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BOOK REVIEW: The Oculus by Stelios Mormoris

Stelios Mormoris’s poetry in The Oculus celebrates the intersections between life, emotions and nature. He writes, “How necessary it is / to lose yourself / in tangles” and takes that to heart as he weaves the “staccato of cicadas” and “the stubble of broken grass” into the “pleats of time” memorialized in his work. This is a collection that demands attention as each sentence blooms through multiple lines dense with meaning.

The work is split into three distinct sections identified as Sentries, Aureoles and Verdicts which each follow a different path through verse. The first focuses on glimpses of a relationship while commingling memories of intimacy, thoughts of separation and meditations on the environment. There are moments here that mimic the mastery of Romantic style, creating calmness elevated by the nuance of nature. In the poem “The Leaf” which begins, “I decided // to leave you while idled watching / a leaf”. The scenery’s intrusion into the speaker’s thoughts is a smooth transition that mirrors the way one’s atmosphere can adjust one’s pondering. 

Aureoles turns to experiences which vary from watching a toreador enact his craft to facing off with a trolley in the street and later to winter on a summer island and the taste of potato chips. He describes a relationship in which there is “the need to speak less and less // while scurried leaves and vapors of coffee / have a busy random conversation.” Lines like this establish a fascinating contrast between the couple and the inanimate, highlighting the silent comfort of the human pair.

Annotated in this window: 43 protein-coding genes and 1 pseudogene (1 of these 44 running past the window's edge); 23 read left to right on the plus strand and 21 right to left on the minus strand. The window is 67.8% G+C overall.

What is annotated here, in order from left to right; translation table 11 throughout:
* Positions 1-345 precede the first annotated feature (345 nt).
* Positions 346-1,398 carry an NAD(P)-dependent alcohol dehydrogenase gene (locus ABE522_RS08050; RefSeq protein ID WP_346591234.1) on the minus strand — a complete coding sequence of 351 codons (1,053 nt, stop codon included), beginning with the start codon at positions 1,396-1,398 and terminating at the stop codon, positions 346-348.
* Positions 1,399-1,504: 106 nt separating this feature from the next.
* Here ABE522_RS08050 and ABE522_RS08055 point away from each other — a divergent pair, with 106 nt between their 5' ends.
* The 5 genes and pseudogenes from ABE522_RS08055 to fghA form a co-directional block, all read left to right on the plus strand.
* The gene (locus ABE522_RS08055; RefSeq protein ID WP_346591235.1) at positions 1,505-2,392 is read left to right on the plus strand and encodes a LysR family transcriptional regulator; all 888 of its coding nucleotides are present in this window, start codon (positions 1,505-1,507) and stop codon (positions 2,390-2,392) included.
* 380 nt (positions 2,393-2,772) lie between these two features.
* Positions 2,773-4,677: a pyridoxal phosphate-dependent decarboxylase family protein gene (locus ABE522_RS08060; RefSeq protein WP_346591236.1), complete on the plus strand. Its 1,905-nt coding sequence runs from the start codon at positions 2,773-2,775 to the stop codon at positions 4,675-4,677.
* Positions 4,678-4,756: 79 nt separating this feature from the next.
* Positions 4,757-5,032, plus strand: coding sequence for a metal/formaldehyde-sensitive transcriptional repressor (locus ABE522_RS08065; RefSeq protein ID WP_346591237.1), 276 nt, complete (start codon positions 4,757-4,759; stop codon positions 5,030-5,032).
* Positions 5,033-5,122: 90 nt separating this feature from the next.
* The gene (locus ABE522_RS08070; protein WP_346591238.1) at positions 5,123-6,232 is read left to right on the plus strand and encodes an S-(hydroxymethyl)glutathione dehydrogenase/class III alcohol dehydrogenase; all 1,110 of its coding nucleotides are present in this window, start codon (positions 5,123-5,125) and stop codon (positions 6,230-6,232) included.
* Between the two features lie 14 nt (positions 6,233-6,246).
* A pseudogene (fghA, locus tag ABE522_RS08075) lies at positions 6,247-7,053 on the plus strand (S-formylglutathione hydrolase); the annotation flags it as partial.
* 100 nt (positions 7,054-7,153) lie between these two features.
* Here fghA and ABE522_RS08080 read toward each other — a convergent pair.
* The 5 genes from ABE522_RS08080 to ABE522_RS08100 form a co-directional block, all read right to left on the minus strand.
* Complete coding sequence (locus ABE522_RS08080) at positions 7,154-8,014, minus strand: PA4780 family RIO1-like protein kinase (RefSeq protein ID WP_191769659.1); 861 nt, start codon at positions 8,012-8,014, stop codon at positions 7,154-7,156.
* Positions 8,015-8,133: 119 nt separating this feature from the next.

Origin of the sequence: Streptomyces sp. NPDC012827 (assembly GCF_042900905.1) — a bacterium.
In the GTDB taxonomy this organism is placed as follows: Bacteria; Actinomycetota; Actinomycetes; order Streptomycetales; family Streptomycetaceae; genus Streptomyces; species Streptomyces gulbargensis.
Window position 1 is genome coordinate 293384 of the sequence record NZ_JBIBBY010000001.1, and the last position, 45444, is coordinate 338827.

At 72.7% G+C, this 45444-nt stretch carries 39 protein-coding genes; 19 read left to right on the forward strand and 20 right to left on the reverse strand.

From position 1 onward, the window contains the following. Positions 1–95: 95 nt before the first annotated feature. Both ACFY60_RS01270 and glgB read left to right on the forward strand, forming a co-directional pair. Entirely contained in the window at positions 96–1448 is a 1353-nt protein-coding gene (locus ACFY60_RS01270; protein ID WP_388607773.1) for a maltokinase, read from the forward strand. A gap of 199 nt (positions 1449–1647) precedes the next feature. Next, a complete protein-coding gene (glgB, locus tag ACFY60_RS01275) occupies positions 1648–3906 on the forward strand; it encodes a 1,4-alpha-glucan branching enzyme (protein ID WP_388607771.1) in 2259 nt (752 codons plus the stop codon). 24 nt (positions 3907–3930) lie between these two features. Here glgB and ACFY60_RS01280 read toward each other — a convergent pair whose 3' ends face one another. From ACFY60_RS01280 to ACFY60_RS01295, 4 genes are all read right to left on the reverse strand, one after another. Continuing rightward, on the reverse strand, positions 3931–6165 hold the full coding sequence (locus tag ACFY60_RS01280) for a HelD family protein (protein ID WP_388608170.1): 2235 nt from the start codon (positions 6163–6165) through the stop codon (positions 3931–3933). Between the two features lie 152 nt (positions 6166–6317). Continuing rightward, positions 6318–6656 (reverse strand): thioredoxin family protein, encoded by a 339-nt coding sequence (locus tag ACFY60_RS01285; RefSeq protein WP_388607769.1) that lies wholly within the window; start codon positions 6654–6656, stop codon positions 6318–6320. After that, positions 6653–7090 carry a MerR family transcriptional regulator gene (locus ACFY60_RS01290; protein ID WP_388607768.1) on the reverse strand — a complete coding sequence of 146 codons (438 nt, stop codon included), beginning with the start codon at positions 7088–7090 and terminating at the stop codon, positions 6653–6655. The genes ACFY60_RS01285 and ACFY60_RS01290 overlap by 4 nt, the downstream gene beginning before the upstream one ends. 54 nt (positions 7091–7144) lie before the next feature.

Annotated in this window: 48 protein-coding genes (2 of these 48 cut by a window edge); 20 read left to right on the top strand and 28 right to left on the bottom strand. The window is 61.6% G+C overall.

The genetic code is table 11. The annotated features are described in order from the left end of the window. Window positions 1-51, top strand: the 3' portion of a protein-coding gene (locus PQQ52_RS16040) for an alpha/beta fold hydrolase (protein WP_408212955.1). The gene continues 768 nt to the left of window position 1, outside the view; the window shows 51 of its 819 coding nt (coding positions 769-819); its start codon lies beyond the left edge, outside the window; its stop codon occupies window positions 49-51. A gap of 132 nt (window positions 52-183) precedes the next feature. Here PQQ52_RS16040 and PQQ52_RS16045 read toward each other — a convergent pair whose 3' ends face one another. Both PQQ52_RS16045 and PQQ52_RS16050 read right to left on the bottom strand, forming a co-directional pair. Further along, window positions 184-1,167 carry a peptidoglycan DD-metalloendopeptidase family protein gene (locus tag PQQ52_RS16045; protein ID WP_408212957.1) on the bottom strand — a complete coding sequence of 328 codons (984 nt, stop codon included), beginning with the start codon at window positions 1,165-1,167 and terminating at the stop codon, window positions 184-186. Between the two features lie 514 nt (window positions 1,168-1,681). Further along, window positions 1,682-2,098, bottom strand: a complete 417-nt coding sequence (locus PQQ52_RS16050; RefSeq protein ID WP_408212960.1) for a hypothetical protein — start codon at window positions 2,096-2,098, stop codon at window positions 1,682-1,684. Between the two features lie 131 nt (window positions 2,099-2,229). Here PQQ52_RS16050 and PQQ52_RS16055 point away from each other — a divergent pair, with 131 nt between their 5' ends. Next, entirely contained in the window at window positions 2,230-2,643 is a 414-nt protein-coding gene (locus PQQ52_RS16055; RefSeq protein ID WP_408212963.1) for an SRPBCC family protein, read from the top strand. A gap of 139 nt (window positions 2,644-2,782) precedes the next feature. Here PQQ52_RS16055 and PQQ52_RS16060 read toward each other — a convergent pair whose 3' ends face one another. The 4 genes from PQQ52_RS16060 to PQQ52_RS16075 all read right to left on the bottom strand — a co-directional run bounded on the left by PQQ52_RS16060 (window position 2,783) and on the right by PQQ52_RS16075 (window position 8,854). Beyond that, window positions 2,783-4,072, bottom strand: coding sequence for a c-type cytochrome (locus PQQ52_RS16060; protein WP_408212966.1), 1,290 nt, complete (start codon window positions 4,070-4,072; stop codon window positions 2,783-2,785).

The final section weaves loss and family history together with powerfully emotive subtext. In “Aunt Charlotte”, which focuses on an image of the woman, Mormoris subtly slips language of her cancer into the narrative in unexpected places, giving the reader pause. There are also a number of pieces focused on the the speaker’s mother and her loss with magnified details like “I saved half the word / Maybelline in the scrolled shaving” and (reflecting on the mother’s apron) “hanging / on a nail, slump-shouldered, / as if she had just slipped out.” The fine details bring both the life and the loss into clear and dazzling focus in this part of the collection.

The Oculus by Stelios Mormoris has kaleidoscopic power to engage readers in its layered twists and turns.

Purchase your copy of The Oculus from Tupelo Press.

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